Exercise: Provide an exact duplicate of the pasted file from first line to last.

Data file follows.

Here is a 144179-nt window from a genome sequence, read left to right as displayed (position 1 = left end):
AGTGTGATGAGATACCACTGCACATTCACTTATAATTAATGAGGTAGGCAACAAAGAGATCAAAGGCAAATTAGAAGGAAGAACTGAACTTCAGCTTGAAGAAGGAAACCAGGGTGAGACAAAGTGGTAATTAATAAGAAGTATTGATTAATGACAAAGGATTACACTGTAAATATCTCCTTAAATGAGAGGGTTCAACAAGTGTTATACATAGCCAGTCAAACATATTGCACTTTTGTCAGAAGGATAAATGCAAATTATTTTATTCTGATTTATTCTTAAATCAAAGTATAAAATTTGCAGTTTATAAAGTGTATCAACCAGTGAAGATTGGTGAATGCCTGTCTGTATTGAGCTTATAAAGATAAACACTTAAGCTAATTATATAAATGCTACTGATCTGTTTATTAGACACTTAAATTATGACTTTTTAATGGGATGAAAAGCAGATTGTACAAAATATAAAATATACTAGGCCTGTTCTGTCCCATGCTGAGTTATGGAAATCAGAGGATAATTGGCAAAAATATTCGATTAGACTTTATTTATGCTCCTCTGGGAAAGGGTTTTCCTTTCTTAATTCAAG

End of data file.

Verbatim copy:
Here is a 144179-nt window from a genome sequence, read left to right as displayed (position 1 = left end):
AGTGTGATGAGATACCACTGCACATTCACTTATAATTAATGAGGTAGGCAACAAAGAGATCAAAGGCAAATTAGAAGGAAGAACTGAACTTCAGCTTGAAGAAGGAAACCAGGGTGAGACAAAGTGGTAATTAATAAGAAGTATTGATTAATGACAAAGGATTACACTGTAAATATCTCCTTAAATGAGAGGGTTCAACAAGTGTTATACATAGCCAGTCAAACATATTGCACTTTTGTCAGAAGGATAAATGCAAATTATTTTATTCTGATTTATTCTTAAATCAAAGTATAAAATTTGCAGTTTATAAAGTGTATCAACCAGTGAAGATTGGTGAATGCCTGTCTGTATTGAGCTTATAAAGATAAACACTTAAGCTAATTATATAAATGCTACTGATCTGTTTATTAGACACTTAAATTATGACTTTTTAATGGGATGAAAAGCAGATTGTACAAAATATAAAATATACTAGGCCTGTTCTGTCCCATGCTGAGTTATGGAAATCAGAGGATAATTGGCAAAAATATTCGATTAGACTTTATTTATGCTCCTCTGGGAAAGGGTTTTCCTTTCTTAATTCAAG